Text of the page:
This was the first aluminium neck instrument I owned. A vintage Kramer XKB-20.
I hear a lot of people bitching about Kramer as a brand. Mainly die hard Travis Bean fans bad mouthing Gary Kramer’s business ethics.
In the late 70’s Gary Kramer was a Travis Bean sales rep, who, to cut a long story short, attempted to improve on the idea of an aluminium neck guitar and got the patent for his own design. This, apparently, put Travis Bean out of business.
Kramer later dropped the alminium neck idea and started making instruments aimed at 80’s cock rock and hair metal players. To which, he sold many thousands and made a big name for himself.
I’m not one for taking sides in Kramer / Bean debate. Believe it or not, it’s possible to enjoy both. – I own both!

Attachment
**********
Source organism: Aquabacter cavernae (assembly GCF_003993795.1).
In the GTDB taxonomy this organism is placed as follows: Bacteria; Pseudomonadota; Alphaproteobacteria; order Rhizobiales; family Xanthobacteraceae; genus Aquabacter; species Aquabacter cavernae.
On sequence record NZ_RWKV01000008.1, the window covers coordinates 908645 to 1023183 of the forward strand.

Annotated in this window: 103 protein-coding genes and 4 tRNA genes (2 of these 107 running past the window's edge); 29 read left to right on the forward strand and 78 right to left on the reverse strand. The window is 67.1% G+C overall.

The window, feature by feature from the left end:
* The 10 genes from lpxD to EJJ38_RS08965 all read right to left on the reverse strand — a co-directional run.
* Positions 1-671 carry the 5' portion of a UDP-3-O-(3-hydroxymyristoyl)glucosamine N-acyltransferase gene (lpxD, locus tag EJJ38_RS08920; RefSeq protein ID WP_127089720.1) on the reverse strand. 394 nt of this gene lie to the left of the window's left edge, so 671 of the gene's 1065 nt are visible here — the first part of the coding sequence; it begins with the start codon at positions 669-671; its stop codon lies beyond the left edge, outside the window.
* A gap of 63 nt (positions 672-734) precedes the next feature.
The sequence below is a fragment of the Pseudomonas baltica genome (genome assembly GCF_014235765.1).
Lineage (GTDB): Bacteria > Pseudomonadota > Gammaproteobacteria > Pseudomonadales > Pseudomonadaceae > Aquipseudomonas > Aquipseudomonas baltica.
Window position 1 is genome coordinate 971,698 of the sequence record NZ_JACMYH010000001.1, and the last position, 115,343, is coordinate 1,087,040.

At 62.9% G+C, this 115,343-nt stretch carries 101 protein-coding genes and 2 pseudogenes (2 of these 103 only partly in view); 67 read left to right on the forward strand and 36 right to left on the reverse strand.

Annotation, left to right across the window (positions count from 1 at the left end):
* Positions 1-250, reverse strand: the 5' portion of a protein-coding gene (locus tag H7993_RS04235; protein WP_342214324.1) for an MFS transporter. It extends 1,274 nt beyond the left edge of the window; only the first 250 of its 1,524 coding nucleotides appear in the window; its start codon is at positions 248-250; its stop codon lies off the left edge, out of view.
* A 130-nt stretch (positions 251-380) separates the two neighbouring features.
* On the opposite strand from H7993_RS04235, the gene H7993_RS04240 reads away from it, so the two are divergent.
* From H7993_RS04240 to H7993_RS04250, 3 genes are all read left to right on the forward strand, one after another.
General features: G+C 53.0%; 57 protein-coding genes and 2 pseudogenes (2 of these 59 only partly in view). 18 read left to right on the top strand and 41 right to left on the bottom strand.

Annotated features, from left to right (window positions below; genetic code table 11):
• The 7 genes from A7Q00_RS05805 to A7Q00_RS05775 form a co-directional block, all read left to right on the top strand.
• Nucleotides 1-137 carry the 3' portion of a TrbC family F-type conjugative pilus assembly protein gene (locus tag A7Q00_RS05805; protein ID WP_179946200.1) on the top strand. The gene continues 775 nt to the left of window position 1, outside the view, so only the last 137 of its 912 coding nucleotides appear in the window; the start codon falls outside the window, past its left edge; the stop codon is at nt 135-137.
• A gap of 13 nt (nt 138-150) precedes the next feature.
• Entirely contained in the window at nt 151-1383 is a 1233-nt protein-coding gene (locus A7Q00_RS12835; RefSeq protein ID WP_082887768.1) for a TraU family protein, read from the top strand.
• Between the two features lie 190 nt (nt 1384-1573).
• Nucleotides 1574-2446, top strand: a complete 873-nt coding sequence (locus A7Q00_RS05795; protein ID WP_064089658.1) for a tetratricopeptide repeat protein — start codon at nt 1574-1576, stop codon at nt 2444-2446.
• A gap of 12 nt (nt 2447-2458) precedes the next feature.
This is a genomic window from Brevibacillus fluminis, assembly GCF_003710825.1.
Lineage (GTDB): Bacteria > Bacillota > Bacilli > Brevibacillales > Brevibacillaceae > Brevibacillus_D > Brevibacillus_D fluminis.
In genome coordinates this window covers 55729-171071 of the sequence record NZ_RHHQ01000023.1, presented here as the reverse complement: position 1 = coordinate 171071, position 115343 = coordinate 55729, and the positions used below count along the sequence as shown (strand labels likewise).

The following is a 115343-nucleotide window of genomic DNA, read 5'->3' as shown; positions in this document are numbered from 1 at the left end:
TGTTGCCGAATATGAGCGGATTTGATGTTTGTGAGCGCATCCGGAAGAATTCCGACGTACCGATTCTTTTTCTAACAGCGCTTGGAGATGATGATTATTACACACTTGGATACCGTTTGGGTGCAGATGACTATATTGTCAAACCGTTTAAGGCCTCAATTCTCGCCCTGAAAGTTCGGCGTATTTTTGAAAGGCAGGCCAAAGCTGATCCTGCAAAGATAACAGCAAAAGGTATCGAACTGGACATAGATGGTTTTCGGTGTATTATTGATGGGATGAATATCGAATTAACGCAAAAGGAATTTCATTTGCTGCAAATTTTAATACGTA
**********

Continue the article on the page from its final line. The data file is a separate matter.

Add some vintage solid state amp distortion and a pick and you get a really gnarly tone from this thing!
Perfect for punk rock / hardcore / doom.
The ebanol fretboard is one feature where I think Kramer beat Travis Bean hands down. This bass is 36 years old but you’d never be able to guess that from the condition fingerboard, because it doesn’t mark, wear or get clogged with finger grease like wood does. (Also, TB fretboards are known for detaching from the neck, as wood doesn’t expand or contract at the same rate as aluminium so the glue comes un stuck).
To counteract this, I added weights into the back plate of the body cavity. The bass now weighs 11lbs. – still 1lb less than my Travis Bean TB2000.
Here’s a video of how I solved the neck dive issue:
Kramer basses are a great, affordable entry into the world of aluminium neck instruments. – this one is for sale for £750 – use the contact page to enquire about purchasing it from me. It includes the original Kramer branded hard case.